Skyve Bistro / FARM

  • 08 Oct 2012
  • Hotels and Restaurants Selected Works
Courtesy of Architect

Architects: FARM
Location: 10 Winstedt Rd, 227977
Team: Peter Sim, Selwyn Low, Lee Hui Lian, Oh Wenxin
Project Year: 2011
Photographs: Courtesy of FARM Architect

Who hasn’t, in their school-going days, skip a class or two, just to sleep in late or catch a movie on a quiet afternoon? In that spirit of playfulness and remembrances of lulling languid days, the design for Skyve Bistro was born. The bistro, thus named, also harks back to the compounds’ previous usage as a secondary school.

Courtesy of FARM Architect

The bistro’s interior is experienced in multiple layers, and can be separated into two main parts – the main dining area and the bar & drinks section. In response to the client’s brief for a flexible spatial arrangement, folding metal screens are used to segregate the areas, but when collapsed together, opens into one huge space. And on closer look, these metal screens are cut in patterns inspired by traditional floor tile motifs.

Courtesy of FARM Architect

Here, materials and choice of furnishings are selected and reinterpreted to evoke a laid-back old school charm. Wired glass, usually used as window louvres, now becomes tabletop surfaces. Dining chairs are made to look like old wooden classroom chairs. These are complemented with the terrazzo flooring and glass pendant lamps. Specially noteworthy is the commission of local furniture group Bureau, for designing a set of whimsical rocking chairs and other school canteen-inspired seating. We were told the rocking chairs are very irresistible, especially after a drink or two.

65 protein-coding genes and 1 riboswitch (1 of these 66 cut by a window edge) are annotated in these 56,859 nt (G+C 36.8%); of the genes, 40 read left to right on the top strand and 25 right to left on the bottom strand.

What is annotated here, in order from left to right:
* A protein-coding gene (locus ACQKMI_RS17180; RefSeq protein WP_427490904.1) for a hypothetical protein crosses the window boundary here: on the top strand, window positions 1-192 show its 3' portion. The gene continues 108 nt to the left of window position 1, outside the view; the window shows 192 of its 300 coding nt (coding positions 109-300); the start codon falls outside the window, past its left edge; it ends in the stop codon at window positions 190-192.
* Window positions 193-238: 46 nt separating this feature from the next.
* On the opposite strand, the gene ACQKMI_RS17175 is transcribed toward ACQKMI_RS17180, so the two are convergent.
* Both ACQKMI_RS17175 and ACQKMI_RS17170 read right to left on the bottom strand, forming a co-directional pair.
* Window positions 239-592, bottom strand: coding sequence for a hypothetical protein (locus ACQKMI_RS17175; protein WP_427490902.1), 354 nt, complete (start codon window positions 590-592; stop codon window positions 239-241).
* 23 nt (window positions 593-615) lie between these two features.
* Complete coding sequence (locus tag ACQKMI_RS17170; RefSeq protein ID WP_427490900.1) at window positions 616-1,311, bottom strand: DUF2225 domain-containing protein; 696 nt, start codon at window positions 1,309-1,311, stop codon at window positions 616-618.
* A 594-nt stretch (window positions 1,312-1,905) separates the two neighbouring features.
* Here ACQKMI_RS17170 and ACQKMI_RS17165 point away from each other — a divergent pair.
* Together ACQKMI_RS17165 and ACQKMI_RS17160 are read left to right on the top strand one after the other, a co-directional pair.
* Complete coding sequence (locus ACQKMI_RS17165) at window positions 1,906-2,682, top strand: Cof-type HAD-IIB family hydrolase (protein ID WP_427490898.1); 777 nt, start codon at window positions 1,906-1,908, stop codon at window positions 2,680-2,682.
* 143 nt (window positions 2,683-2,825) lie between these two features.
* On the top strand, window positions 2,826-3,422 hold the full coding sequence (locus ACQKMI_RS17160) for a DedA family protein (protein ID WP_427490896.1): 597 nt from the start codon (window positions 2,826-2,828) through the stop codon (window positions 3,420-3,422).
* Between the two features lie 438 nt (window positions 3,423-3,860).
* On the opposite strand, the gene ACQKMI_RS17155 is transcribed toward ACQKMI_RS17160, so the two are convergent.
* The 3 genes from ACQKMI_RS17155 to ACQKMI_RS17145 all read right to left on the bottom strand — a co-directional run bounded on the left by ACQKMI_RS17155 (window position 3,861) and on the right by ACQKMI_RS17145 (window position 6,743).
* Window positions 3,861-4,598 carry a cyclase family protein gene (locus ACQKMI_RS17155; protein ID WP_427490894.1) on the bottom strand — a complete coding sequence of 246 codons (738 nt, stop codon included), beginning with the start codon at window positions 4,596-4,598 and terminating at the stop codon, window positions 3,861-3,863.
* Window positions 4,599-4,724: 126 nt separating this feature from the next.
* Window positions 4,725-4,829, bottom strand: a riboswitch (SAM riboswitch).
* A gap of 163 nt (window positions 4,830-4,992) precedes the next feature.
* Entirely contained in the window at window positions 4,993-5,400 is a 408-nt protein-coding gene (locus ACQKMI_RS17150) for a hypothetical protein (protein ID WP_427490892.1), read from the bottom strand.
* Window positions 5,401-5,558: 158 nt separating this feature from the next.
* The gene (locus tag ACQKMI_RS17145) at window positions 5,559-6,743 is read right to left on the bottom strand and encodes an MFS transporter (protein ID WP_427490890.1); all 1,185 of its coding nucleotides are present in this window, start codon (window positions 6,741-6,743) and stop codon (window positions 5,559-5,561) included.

Courtesy of FARM Architect

The theme of schooling and skyving extends to the overall branding and collaterals too. The menus look like a thick hardcover tome of a graduate thesis’s book, whilst the write-up within is sprinkled playfully with notes and gibberish, all with good doses of humour ad well-intended irony.

Plan

View this project in Google Maps

* Location to be used only as a reference. It could indicate city/country but not exact address.
Cite: "Skyve Bistro / FARM" 08 Oct 2012. ArchDaily. Accessed 19 Apr 2014. <http://www.archdaily.com/?p=279777>

0 comments

Share your thoughts